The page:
What to expect at the orchestra

If You Don’t Like the Music, Feel Free to Riot

But at least give classical music a chance

By Erica Marciniec

Once upon a time, a night at the orchestra was a rowdy affair, somewhat like rock concerts are today. People talked to each other in the middle of a set, and if you didn’t like the music, you could throw tomatoes at the musicians — which actually makes the orchestra of yore more extreme than your average rock show.

That’s right; classical music lovers were once riotous party animals. Prior to the French Revolution, high society folks could be found partying it up to symphonic masterpieces played by underpaid musicians while the bourgeoisie shook their fists outside. It was not until the middle class wrested the right to a night at the orchestra that classical music started to take on its more serious form — and that was in deference to the art form, not a manifestation of social snobbery, as Alex Ross explains in The New Yorker (2008).

“The idea of the curated program — of the concert as intellectual journey,” Ross writes, merited a silent audience and paved the way for a new world of sound, from Debussy to Mahler, that depended on it. Clapping between movements disappeared in the 20th century. It was not until the 1950s that a night at the orchestra became the experience it is often perceived to be — stiff, hushed, fancy and fashion-conscious.

But if that perception seems out of accord with fun-loving, outdoorsy Breckenridge, Colorado — which has not one but two orchestras that play a full repertoire of concerts at the Riverwalk Center every summer — that’s because it is. While orchestras around the world are toning down that stiff vibe and reaching out to young people — by pairing Metallica with the San Francisco Symphony Orchestra or Kid Rock with the Detroit Symphony Orchestra, for example — Breckenridge has long been a place where the Average Joe can listen on his or her own terms.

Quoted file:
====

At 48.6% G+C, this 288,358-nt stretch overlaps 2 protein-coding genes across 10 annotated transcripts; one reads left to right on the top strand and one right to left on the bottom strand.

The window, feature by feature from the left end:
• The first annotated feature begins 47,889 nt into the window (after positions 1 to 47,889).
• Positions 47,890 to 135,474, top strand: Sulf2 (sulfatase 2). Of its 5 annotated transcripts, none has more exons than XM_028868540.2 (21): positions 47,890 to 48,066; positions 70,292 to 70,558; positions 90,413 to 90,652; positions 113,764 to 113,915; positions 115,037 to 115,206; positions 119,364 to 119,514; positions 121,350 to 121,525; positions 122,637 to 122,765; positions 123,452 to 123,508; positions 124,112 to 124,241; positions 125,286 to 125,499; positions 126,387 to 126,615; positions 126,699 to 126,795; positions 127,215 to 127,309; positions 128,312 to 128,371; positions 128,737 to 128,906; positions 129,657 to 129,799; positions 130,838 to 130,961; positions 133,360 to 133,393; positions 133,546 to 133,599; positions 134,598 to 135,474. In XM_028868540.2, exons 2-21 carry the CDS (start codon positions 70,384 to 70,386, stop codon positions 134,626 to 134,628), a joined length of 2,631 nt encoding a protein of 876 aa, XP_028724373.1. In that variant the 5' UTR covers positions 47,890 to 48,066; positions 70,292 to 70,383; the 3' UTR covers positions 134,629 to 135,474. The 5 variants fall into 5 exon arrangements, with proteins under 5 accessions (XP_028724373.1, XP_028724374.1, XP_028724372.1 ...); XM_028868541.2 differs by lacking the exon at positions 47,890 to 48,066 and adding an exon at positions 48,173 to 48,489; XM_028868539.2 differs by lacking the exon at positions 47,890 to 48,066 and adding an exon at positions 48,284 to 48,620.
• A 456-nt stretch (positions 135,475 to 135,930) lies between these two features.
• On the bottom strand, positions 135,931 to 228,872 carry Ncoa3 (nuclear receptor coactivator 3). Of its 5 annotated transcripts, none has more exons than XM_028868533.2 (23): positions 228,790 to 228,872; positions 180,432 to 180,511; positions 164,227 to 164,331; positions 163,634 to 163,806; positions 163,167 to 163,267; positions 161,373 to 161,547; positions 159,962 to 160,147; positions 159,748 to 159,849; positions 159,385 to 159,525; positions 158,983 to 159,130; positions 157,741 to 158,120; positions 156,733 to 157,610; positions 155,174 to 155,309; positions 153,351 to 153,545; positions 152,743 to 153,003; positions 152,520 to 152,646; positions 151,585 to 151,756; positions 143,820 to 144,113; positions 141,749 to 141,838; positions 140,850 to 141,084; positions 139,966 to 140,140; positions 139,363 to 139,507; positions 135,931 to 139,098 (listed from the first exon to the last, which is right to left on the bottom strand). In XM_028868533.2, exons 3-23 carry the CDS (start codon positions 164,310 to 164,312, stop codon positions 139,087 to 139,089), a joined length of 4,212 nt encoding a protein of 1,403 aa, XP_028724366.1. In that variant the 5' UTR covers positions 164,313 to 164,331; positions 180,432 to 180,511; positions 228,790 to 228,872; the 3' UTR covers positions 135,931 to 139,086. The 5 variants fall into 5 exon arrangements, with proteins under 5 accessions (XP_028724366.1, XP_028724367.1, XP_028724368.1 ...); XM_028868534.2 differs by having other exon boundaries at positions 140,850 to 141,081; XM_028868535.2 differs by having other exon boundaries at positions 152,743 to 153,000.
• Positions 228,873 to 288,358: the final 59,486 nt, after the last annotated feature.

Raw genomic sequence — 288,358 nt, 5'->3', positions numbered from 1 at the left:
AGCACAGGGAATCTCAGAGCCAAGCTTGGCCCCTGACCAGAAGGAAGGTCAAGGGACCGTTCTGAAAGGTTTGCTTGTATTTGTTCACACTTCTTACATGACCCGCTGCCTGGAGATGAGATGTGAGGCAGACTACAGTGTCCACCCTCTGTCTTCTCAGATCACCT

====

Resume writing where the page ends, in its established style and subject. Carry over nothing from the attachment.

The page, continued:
For newcomers, we recommend the ever-popular family concert. This year’s family concert is “Peter and The Wolf,” a free concert starting at the kid-friendly hour of 6 p.m. that aims to entertain even the youngest audience members. On August 7, Andrew Grams will conduct the festival’s free family concert, back by popular demand. The child-centric evening features a musical symphony written specifically for children. Each of the animals in the story has a particular instrument and a specific musical theme, making it easy to follow along with the story line. The family concert is BYOB — bring your own blanket.

Generally, orchestral concerts from the Breckenridge Music Festival range in price from $25-$40 for adults, $10 for students with ID and $7 for ages 18 and under, with package and season pricing available.

Classical-curious individuals who are not yet willing to foot that bill can also stop in at the Riverwalk Center during practice. The schedule is posted on the door; it’s casual and there’s no clapping — just walk in and walk out when you’re done. Who knows? You just might discover it’s worth it to scrape up the cash for the full experience after all. If you don’t like it, you can always riot.